By: E&P Staff
A major shareholder advisory firm, Institutional Shareholder Services, is urging investors to withhold their votes for four directors at The New York Times Co. as a way to push for corporate governance changes.
The ISS report published Wednesday comes amid a campaign from a longtime shareholder, a Morgan Stanley investment fund, to roll back the dual-class share structure which allows the Sulzberger family to maintain control.
ISS recommends separating the chairman and publisher roles, which are both currently held by Arthur Sulzberger Jr., as well as establishing key committees on the board that would be made up solely of directors elected by holders of the company’s publicly traded Class A shares.
The Class B shares, which are controlled by the Sulzberger family, have the right to elect nine of the company’s 13 directors.
“Shareholders are left with few avenues through which to voice their opinion other than by withholding from Class A directors,” ISS said in its report. “While we do not advocate removal of the Class A directors, we believe that a strong message to effect change is necessary.”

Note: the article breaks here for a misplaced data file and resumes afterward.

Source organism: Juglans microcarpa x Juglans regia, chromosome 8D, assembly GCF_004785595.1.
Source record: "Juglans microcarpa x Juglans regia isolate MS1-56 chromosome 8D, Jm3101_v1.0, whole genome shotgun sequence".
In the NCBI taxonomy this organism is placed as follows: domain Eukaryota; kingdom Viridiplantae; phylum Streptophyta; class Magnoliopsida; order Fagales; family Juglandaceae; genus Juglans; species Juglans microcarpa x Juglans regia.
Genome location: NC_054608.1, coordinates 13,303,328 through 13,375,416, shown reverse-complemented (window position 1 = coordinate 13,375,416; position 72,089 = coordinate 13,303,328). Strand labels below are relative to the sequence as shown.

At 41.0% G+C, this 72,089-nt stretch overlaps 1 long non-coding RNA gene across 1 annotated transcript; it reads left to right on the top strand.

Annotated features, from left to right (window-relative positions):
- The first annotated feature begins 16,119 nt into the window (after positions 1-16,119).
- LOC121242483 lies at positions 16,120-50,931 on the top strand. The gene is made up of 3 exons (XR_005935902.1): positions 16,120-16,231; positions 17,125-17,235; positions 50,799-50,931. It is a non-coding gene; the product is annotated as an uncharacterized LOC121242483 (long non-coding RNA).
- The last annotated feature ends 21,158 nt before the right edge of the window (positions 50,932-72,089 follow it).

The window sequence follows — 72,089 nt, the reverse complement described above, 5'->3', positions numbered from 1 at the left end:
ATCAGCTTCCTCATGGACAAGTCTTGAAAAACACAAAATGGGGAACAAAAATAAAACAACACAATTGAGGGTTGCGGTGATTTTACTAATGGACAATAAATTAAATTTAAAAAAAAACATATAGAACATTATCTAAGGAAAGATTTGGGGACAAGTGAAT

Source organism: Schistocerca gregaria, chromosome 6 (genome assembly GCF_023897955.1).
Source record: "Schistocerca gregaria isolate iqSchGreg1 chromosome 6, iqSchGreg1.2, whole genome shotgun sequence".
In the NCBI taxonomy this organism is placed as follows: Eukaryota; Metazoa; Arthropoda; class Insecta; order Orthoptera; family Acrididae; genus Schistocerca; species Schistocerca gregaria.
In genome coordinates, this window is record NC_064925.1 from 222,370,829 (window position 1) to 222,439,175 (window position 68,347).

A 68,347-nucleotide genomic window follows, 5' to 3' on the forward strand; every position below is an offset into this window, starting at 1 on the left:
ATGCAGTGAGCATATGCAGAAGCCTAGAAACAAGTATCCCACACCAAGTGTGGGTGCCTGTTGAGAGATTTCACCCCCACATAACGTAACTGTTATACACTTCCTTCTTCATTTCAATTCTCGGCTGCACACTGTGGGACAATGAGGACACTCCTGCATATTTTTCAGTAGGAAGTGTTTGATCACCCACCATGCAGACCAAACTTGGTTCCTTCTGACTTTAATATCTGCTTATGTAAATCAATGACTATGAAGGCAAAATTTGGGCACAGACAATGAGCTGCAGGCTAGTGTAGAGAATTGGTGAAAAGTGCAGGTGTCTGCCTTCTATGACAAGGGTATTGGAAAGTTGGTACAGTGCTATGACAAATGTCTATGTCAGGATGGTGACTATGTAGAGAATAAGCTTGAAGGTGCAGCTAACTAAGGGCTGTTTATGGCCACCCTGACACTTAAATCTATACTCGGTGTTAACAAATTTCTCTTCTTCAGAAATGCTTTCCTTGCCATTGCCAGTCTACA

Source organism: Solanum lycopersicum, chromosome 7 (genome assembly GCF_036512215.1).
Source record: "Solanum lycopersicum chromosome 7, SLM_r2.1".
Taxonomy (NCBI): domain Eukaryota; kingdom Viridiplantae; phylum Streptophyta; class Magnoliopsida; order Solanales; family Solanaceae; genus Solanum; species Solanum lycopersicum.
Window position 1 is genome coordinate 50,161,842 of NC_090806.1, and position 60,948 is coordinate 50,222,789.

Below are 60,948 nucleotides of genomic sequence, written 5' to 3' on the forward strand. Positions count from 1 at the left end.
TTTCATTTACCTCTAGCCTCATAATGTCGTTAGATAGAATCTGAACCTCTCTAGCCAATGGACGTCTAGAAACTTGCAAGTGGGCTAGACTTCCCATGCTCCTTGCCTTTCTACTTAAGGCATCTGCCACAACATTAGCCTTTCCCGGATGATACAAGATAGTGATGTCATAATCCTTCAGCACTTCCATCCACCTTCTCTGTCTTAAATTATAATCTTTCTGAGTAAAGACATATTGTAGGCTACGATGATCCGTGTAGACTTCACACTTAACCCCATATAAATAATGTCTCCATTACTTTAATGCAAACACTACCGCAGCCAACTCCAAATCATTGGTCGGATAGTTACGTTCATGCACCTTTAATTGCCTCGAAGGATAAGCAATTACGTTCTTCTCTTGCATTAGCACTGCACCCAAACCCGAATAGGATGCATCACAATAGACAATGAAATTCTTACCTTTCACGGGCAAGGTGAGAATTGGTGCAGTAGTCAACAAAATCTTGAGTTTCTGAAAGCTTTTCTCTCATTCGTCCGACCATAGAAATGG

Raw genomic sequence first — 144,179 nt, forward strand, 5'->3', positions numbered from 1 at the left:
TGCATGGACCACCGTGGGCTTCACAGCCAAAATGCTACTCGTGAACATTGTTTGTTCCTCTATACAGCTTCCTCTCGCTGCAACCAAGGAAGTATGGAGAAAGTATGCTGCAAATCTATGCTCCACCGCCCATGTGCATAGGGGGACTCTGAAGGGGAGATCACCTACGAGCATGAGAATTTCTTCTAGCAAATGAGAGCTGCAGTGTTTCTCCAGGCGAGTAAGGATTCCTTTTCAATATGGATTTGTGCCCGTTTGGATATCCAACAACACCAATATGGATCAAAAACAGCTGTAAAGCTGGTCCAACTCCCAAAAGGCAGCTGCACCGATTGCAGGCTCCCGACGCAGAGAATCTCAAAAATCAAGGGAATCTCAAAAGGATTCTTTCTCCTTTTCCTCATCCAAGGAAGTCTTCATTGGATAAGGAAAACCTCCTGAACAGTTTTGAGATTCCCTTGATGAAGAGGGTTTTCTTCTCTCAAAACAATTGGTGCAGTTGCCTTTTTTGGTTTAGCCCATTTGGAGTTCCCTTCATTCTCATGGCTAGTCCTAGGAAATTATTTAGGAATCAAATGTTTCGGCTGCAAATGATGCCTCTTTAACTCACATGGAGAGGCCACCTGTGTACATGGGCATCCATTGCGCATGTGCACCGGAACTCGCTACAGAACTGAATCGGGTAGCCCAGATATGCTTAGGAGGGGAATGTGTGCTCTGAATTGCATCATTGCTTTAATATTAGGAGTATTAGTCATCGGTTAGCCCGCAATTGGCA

The Times said in a statement it was “disappointed” that the ISS had recommended a withhold vote for the four directors elected by Class A shareholders, but said the ISS’s decision not to call for their removal was “recognition of the high quality of our board members.”
The Times’ annual meeting is scheduled for April 24.
Last year the Morgan Stanley fund and two other large shareholders withheld their vote for Class A directors, resulting in a 30 percent withhold rate. The votes are largely symbolic and are intended to signal shareholder dissatisfaction.
The Times declined to included a shareholder proposal from the Morgan Stanley fund that would have called for putting the company’s dual-class share structure to a vote. That structure can only be changed by the Sulzberger family, and they have said they don’t intend to do so.
The Times says that its two-class share structure is needed to protect the editorial integrity of the newspaper. However ISS said in its report that the company hasn’t proved that’s the case and whether it translates into value for shareholders.
ISS also said that neither Sulzberger nor other managers are accountable to the company’s public shareholders “in any meaningful way.”